Arterial oxygen partial pressure and cardiovascular surgery in elderly patients

Bruno Chenuel, Mathias Poussel, Phi Linh Nguyen Thi, Jean Pierre Villemot, Philippe Haouzi

Research output: Contribution to journalArticlepeer-review


Arterial blood gas assessment is still routinely performed in candidates for a cardiovascular surgery. Whether sampling arterial blood is useful in an elderly patient with a near normal lung function and who meets all other criteria for operability, is unknown. Therefore, it was our purpose to provide reference values for arterial blood gases in these patients and to examine how the level of arterial oxygen partial pressure (PaO2) might influence postoperative outcome. We retrospectively studied arterial blood gases in 201 patients, aged 2 70-92 years with normal or near normal ventilatory function awaiting a planned cardiovascular surgery. PaO2 averaged 81.6±7.6 mmHg 2 and PaCO2 averaged 37.7±3.2 mmHg. Both were independent of age. Factors associated with mortality according to bivariate analysis 2 were: gender (female), type of surgery (valve replacement), and a low PaO2 with strictly no ventilatory abnormality. In conclusion, PaO2 values in elderly patients with cardiac disease and normal ventilatory function are greater than those obtained by extrapolation from healthy younger subjects. PaO2 measurement should be recommended prior to cardiovascular surgery in elderly patients since a low PaO2 with strictly normal ventilatory function is significantly associated with an increased risk for postoperative mortality.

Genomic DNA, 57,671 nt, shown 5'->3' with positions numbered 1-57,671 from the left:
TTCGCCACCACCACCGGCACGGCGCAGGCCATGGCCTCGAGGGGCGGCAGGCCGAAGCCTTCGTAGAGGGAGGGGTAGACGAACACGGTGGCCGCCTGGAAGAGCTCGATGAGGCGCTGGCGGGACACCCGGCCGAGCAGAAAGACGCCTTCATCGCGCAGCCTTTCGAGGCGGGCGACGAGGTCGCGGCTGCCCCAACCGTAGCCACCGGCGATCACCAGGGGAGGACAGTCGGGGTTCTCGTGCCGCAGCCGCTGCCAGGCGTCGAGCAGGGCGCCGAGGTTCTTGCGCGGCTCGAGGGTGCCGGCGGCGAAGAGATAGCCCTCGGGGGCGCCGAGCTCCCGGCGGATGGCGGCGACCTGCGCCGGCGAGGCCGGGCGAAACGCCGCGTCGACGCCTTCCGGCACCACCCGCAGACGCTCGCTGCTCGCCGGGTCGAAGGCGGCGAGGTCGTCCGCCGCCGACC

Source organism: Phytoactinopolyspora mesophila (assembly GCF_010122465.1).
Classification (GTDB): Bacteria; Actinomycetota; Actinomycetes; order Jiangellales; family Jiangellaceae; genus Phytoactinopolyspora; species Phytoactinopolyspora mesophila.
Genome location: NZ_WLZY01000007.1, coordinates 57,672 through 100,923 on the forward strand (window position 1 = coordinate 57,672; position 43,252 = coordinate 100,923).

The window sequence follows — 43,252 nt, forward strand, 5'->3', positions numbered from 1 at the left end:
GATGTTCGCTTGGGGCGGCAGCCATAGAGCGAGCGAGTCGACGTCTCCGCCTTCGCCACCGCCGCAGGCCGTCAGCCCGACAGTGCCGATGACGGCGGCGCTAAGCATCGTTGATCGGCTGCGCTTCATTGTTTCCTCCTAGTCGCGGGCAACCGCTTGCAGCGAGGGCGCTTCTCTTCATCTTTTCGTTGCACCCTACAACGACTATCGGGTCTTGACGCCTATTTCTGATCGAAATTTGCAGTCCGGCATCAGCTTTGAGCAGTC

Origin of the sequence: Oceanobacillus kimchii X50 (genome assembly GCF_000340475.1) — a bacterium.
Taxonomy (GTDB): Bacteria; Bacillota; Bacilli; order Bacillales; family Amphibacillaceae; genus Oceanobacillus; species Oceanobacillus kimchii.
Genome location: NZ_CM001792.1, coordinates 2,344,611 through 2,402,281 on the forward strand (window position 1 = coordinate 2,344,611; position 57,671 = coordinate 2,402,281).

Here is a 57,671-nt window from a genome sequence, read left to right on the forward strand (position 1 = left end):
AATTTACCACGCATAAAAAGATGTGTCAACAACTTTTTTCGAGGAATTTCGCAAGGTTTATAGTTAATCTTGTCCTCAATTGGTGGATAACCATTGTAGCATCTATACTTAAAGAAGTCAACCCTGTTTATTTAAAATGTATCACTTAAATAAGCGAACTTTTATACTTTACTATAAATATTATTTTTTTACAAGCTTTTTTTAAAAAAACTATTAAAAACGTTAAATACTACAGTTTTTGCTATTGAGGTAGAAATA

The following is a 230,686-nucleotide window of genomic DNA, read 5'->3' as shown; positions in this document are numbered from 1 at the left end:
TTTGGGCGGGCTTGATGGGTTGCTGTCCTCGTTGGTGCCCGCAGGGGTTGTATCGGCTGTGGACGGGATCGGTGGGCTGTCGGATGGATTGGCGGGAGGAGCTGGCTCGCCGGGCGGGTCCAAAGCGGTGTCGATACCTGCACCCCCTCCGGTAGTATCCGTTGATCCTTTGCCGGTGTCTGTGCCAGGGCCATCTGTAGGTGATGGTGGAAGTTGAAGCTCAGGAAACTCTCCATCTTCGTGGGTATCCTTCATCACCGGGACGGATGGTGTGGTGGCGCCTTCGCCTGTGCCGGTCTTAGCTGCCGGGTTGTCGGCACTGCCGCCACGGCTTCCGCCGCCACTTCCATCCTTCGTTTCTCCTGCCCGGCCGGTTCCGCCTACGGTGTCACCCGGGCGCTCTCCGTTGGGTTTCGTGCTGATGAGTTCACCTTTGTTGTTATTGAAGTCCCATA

Original languageEnglish (US)
Pages (from-to)819-824
Number of pages6
JournalInteractive Cardiovascular and Thoracic Surgery
Issue number5
StatePublished - Oct 2008

All Science Journal Classification (ASJC) codes

  • Surgery
  • Pulmonary and Respiratory Medicine
  • Cardiology and Cardiovascular Medicine


Dive into the research topics of 'Arterial oxygen partial pressure and cardiovascular surgery in elderly patients'. Together they form a unique fingerprint.

Cite this